Note of Jacques Clamorgan agreeing to pay skins worth $153 to Pierre Chouteau on July 19, 1807. [Missouri Historical Society, St. Louis, Clamorgan Family Papers, A0288-00017]

Jacques Phillippe Clamorgan arrived on the Missouri frontier in the early 1780s and spent the rest of his long life as a trader, land speculator, merchant, financier, statesman, explorer, and promoter. Abraham P. Nasatir, his biographer, described Clamorgan as “endowed with a tremendous imagination, together with an illusive pen and glib tongue. His ability to put vast dreams onto paper and persuade all of their reality was envied by everyone.” Respected by all who knew him, his background kept him from being socially accepted by the aristocratic French Creoles of the area. He kept a “well-stocked harem of colored beauties,” and though he never married, Clamorgan fathered four children by three women. His amorous activities may explain his lack of social acceptance. Some contemporaries also wondered at his proclivity for intrigue and at times doubted his probity, but he maintained friendships with the most important merchants in New Orleans, Cahokia, Kaskaskia, and Montreal, as well as St. Louis.

Born about 1730 in the West Indies, Clamorgan could trace his ancestry to Welsh, French, Portuguese, and probably African antecedents. He became associated with Thompson and Company of Kingston, Jamaica, as early as 1780, “probably in the slave trade between that island and New Orleans.” He also became associated with Marmillion and Company of New Orleans at about the same time. By 1783 Clamorgan had arrived in Spanish Louisiana, and a year later he appeared in Upper Louisiana in the company of St. Louis merchant François Marmillion. Court records disclose that he participated in litigation in 1787, and land records show him engaged in land speculation. At one point his unconfirmed claims reached one million arpents, equivalent to about 850,000 acres. He took an interest in civic affairs, contributing to and serving as warden in the Catholic church in Ste. Genevieve. Clamorgan’s trading led him to travel extensively in the Missouri River valley. Nasatir called him “the precursor of Lewis and Clark.” He traveled across Texas and engaged in trade with Santa Fe “long before his successors made those trails famous.” 

Clamorgan is best known for his involvement in the Missouri Company, a creation designed to remove the British from Spanish territory and to monopolize the trade with Native Americans on the frontier during the 1790s. Clamorgan’s plans included discovering a route to the Pacific and becoming rich as a result of the Missouri Company. One of nine board members of the company, Clamorgan served as its director and “chief dreamer.” The company sent three expeditions up the Missouri River in attempts to dislodge the British from the trade with Native Americans and to reach the Pacific. It failed in both efforts. Clamorgan manipulated the company’s articles to gain more control, ingratiated himself with Baron de Carondelet, Spanish governor of Louisiana, to secure “exclusive trade of the Upper Missouri,” and gained a paper monopoly on the Native American trade of the upper Mississippi valley. Ironically, credit from Andrew Todd, a British subject, financed Clamorgan’s activities, and when Todd died in the yellow fever epidemic in New Orleans in 1796, Clamorgan’s empire and the Missouri Company collapsed. Most of the board members went bankrupt, and Clamorgan faced ruin too, but former enemies Daniel Clark and Auguste Chouteau of St. Louis saved him from bankruptcy in 1799.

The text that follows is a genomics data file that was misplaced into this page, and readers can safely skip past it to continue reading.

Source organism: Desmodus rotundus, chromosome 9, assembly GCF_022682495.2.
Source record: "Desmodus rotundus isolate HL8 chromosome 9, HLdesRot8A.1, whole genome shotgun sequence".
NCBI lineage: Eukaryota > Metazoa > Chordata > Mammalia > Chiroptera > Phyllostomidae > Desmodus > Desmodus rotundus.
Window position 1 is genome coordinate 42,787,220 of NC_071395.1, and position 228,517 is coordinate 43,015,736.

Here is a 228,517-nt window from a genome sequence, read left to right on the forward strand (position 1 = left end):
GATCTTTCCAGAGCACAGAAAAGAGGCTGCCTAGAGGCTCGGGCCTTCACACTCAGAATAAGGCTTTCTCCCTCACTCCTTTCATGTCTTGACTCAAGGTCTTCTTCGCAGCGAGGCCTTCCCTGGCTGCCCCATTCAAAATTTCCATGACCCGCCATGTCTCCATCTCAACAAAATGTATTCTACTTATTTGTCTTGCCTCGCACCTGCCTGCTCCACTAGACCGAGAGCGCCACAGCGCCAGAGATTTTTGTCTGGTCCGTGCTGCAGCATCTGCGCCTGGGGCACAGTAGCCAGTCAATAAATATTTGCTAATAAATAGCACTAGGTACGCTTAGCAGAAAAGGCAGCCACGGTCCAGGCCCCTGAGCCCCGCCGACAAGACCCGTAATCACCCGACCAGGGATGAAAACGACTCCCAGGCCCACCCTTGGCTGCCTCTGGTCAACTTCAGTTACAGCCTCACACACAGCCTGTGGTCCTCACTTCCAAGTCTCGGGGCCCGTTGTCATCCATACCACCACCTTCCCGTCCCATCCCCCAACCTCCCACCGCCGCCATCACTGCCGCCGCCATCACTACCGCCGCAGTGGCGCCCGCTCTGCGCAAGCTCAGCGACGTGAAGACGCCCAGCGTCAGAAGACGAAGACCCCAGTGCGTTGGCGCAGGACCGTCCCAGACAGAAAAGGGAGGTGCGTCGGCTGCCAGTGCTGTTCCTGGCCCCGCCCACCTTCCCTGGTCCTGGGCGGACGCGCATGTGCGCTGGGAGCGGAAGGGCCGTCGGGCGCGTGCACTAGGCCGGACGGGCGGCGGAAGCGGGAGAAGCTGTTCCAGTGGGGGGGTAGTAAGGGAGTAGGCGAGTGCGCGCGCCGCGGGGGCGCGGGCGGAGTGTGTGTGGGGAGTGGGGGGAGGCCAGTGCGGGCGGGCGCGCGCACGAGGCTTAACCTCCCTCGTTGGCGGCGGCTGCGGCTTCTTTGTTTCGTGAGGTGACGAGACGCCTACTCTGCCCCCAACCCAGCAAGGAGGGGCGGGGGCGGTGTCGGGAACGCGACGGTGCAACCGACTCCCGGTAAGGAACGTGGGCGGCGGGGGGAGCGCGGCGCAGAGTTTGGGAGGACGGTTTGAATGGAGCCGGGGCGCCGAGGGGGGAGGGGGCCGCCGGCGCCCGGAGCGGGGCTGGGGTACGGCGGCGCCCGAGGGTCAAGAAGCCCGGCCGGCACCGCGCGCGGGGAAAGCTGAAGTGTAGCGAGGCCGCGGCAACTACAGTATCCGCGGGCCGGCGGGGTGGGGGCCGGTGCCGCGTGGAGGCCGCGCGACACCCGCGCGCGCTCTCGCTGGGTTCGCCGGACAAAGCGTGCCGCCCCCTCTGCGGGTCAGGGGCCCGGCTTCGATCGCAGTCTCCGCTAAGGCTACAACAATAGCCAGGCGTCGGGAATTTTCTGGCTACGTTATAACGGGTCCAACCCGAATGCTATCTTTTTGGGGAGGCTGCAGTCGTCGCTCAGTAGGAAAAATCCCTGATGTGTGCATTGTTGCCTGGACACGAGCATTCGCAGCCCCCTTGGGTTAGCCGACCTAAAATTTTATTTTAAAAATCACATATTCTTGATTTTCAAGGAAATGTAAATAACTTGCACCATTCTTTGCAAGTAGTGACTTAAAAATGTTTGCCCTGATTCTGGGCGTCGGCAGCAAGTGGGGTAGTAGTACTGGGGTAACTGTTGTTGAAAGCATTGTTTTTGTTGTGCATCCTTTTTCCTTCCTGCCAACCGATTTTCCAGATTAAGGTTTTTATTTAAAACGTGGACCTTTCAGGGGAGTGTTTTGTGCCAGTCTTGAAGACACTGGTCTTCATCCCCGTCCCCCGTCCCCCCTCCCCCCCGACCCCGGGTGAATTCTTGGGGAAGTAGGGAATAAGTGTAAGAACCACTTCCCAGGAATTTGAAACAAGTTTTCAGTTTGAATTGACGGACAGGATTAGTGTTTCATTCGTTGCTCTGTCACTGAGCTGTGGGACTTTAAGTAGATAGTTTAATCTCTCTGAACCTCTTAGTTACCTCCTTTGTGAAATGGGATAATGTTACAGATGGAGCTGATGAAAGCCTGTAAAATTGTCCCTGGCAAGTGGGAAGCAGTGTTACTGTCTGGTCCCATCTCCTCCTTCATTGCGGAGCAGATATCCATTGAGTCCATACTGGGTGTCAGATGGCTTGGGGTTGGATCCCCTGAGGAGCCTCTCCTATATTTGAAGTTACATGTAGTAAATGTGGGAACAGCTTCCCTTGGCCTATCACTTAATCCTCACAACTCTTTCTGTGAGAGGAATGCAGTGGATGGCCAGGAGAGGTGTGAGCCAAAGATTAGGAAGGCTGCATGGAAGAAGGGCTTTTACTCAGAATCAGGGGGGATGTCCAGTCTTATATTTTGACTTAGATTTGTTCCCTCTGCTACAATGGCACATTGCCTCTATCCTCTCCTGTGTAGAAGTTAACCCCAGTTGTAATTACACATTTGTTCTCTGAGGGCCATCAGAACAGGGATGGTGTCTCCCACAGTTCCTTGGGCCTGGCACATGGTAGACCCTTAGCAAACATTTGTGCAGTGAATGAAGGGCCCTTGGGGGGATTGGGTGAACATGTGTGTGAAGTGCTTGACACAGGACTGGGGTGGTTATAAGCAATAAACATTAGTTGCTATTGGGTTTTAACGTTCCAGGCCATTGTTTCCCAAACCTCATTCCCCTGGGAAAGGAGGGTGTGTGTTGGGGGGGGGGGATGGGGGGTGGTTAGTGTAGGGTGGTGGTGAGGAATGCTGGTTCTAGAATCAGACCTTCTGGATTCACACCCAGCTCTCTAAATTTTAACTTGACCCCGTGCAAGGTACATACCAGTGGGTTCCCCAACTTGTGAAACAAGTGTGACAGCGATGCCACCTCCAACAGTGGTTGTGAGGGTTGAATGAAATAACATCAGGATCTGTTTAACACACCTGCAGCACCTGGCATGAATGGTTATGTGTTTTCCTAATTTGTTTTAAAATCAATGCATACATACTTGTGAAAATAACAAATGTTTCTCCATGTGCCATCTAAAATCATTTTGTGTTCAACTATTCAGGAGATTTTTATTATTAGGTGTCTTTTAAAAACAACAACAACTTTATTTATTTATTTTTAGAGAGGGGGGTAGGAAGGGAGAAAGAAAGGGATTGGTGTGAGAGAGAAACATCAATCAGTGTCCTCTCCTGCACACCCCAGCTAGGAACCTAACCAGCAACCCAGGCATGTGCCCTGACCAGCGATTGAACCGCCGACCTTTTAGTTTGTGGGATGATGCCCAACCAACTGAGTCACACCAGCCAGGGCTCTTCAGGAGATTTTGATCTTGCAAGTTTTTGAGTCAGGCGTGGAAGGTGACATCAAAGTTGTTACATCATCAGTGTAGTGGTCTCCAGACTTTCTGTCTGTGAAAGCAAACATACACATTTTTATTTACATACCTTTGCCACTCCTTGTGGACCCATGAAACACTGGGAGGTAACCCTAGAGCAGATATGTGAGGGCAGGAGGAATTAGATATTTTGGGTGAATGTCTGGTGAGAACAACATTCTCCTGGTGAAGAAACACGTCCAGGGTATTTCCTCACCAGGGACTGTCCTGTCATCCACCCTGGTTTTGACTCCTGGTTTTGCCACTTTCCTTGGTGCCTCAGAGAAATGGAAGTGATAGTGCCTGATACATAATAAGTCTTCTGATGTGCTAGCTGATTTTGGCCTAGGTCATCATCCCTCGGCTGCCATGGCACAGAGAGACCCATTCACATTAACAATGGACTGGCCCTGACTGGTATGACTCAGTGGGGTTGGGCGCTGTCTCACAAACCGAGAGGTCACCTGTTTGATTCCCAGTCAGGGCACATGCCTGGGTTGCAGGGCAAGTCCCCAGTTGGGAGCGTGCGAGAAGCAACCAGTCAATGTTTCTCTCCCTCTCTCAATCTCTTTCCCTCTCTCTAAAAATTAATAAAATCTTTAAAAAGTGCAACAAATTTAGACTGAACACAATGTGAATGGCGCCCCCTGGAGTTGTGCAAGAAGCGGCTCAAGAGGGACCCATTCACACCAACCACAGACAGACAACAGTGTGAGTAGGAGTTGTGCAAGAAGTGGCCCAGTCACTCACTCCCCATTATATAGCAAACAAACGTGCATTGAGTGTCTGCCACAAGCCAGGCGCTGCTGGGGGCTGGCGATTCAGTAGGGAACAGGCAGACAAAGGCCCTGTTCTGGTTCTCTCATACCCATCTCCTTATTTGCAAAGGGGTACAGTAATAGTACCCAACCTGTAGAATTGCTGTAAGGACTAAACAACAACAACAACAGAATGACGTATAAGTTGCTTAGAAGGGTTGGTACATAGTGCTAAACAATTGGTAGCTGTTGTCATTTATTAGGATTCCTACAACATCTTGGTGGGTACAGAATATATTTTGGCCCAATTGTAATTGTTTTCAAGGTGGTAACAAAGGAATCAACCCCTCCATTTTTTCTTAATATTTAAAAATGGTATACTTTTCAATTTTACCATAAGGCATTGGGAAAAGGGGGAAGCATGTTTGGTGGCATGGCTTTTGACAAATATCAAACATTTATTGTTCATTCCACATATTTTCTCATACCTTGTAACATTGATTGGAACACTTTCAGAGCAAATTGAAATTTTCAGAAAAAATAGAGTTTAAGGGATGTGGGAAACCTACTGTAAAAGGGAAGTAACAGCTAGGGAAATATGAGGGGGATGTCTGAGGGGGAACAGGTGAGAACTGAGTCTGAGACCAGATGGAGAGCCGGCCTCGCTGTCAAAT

When the United States acquired Louisiana, Clamorgan seemed to move easily with the change, receiving appointment “as one of the first judges of the common pleas and quarter sessions in St. Louis” from William Henry Harrison, governor of the Indiana Territory and administrator for the newly purchased Louisiana Territory. Clamorgan also rented his house to the government to use as a jail. In 1807 he received a license from the United States to trade with Santa Fe, arriving there with three other traders, an enslaved man, and trade goods. Though delayed by Spanish officials, he returned to Missouri in 1808, the first Missourian to trade in Santa Fe. By then almost eighty years old, Clamorgan lived another six years, dying in St. Louis on October 30, 1814.

Further Reading

Christensen, Lawrence O., ed. “Cyprian Clamorgan: The Colored Aristocracy of St. Louis (1858).” Bulletin of the Missouri Historical Society 31 (October 1974): 3-31.

Nasatir, A. P. “Jacques Clamorgan: Colonial Promoter of the Northern Border of New Spain.” New Mexico Historical Review 17 (April 1942): 101–12. 

Tharp, Dan L. “Jacques Clamorgan.” In Encyclopedia of Frontier Biography. Glendale, CA: Arthur H. Clark, 1988. 

Winch, Julie. The Clamorgans: One Family’s History of Race in America. New York: Hill and Wang, 2011.

Winch, Julie, ed. The Colored Aristocracy of St. Louis, by Cyprian Clamorgan. Columbia: University of Missouri Press, 1999.

Published April 26, 2024

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